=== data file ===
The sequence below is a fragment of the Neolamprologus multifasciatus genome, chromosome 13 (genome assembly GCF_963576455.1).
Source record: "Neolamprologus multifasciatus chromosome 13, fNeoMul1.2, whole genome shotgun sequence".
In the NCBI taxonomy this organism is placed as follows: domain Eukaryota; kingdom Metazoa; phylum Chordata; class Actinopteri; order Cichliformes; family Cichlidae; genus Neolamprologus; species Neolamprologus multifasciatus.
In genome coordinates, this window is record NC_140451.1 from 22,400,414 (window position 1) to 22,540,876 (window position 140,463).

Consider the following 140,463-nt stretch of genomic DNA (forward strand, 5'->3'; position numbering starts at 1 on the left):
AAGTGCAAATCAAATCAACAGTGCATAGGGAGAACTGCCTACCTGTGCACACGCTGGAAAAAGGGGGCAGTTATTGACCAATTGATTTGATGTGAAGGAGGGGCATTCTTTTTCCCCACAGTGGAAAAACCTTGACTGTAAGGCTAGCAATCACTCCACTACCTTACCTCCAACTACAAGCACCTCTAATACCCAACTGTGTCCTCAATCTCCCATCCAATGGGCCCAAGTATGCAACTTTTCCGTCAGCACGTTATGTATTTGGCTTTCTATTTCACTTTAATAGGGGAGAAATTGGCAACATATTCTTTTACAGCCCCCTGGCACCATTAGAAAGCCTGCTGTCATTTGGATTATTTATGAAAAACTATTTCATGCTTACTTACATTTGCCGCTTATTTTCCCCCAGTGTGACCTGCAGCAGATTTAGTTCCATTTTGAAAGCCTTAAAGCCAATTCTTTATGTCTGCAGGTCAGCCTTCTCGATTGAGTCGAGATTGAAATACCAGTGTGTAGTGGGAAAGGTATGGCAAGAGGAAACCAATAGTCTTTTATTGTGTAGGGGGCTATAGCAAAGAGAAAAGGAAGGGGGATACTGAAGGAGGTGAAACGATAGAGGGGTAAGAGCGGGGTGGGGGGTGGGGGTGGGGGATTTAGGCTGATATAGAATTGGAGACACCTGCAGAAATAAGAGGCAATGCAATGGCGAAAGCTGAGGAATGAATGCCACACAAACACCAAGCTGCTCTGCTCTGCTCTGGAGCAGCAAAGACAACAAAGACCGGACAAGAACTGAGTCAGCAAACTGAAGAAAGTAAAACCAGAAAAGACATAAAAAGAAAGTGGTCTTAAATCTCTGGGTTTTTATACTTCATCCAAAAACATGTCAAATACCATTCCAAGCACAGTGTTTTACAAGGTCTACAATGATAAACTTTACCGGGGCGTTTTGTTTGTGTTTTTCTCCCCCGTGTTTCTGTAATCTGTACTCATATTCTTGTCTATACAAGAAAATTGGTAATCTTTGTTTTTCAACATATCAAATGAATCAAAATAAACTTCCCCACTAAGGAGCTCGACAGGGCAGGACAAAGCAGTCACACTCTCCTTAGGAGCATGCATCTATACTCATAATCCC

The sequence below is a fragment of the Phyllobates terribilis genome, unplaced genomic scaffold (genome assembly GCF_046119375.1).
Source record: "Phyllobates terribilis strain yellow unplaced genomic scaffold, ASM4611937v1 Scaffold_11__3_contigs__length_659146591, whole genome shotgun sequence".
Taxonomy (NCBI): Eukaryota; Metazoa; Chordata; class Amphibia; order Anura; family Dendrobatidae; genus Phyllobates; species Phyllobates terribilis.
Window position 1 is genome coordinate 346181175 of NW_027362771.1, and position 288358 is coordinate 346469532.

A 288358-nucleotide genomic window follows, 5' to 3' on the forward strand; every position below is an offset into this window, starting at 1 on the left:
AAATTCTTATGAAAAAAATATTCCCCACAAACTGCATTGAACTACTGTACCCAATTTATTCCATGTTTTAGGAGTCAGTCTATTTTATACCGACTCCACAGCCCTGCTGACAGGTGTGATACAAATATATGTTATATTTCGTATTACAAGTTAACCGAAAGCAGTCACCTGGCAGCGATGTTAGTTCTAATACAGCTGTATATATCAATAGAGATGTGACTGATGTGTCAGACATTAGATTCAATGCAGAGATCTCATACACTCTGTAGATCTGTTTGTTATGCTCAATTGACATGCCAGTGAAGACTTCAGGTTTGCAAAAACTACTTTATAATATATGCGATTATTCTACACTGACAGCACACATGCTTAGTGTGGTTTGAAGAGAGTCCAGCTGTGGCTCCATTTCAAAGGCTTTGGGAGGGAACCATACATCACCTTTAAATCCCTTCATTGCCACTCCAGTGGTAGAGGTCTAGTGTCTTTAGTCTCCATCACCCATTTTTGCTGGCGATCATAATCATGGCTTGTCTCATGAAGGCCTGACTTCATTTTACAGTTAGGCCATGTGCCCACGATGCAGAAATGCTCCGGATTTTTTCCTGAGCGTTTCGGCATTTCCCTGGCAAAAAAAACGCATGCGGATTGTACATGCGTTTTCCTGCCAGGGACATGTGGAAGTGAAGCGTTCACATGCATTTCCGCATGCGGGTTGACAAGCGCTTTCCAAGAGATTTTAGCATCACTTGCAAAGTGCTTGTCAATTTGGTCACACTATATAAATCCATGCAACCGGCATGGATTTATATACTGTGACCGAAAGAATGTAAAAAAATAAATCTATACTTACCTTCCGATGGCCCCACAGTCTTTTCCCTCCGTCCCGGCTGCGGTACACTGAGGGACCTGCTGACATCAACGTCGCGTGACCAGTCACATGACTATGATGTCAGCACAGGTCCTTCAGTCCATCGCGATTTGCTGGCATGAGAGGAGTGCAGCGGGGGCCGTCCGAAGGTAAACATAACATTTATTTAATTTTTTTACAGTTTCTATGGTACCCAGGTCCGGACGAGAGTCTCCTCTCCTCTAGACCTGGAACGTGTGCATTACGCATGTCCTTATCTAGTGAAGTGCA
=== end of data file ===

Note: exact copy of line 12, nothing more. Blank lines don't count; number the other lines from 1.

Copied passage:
AAATTCTTATGAAAAAAATATTCCCCACAAACTGCATTGAACTACTGTACCCAATTTATTCCATGTTTTAGGAGTCAGTCTATTTTATACCGACTCCACAGCCCTGCTGACAGGTGTGATACAAATATATGTTATATTTCGTATTACAAGTTAACCGAAAGCAGTCACCTGGCAGCGATGTTAGTTCTAATACAGCTGTATATATCAATAGAGATGTGACTGATGTGTCAGACATTAGATTCAATGCAGAGATCTCATACACTCTGTAGATCTGTTTGTTATGCTCAATTGACATGCCAGTGAAGACTTCAGGTTTGCAAAAACTACTTTATAATATATGCGATTATTCTACACTGACAGCACACATGCTTAGTGTGGTTTGAAGAGAGTCCAGCTGTGGCTCCATTTCAAAGGCTTTGGGAGGGAACCATACATCACCTTTAAATCCCTTCATTGCCACTCCAGTGGTAGAGGTCTAGTGTCTTTAGTCTCCATCACCCATTTTTGCTGGCGATCATAATCATGGCTTGTCTCATGAAGGCCTGACTTCATTTTACAGTTAGGCCATGTGCCCACGATGCAGAAATGCTCCGGATTTTTTCCTGAGCGTTTCGGCATTTCCCTGGCAAAAAAAACGCATGCGGATTGTACATGCGTTTTCCTGCCAGGGACATGTGGAAGTGAAGCGTTCACATGCATTTCCGCATGCGGGTTGACAAGCGCTTTCCAAGAGATTTTAGCATCACTTGCAAAGTGCTTGTCAATTTGGTCACACTATATAAATCCATGCAACCGGCATGGATTTATATACTGTGACCGAAAGAATGTAAAAAAATAAATCTATACTTACCTTCCGATGGCCCCACAGTCTTTTCCCTCCGTCCCGGCTGCGGTACACTGAGGGACCTGCTGACATCAACGTCGCGTGACCAGTCACATGACTATGATGTCAGCACAGGTCCTTCAGTCCATCGCGATTTGCTGGCATGAGAGGAGTGCAGCGGGGGCCGTCCGAAGGTAAACATAACATTTATTTAATTTTTTTACAGTTTCTATGGTACCCAGGTCCGGACGAGAGTCTCCTCTCCTCTAGACCTGGAACGTGTGCATTACGCATGTCCTTATCTAGTGAAGTGCA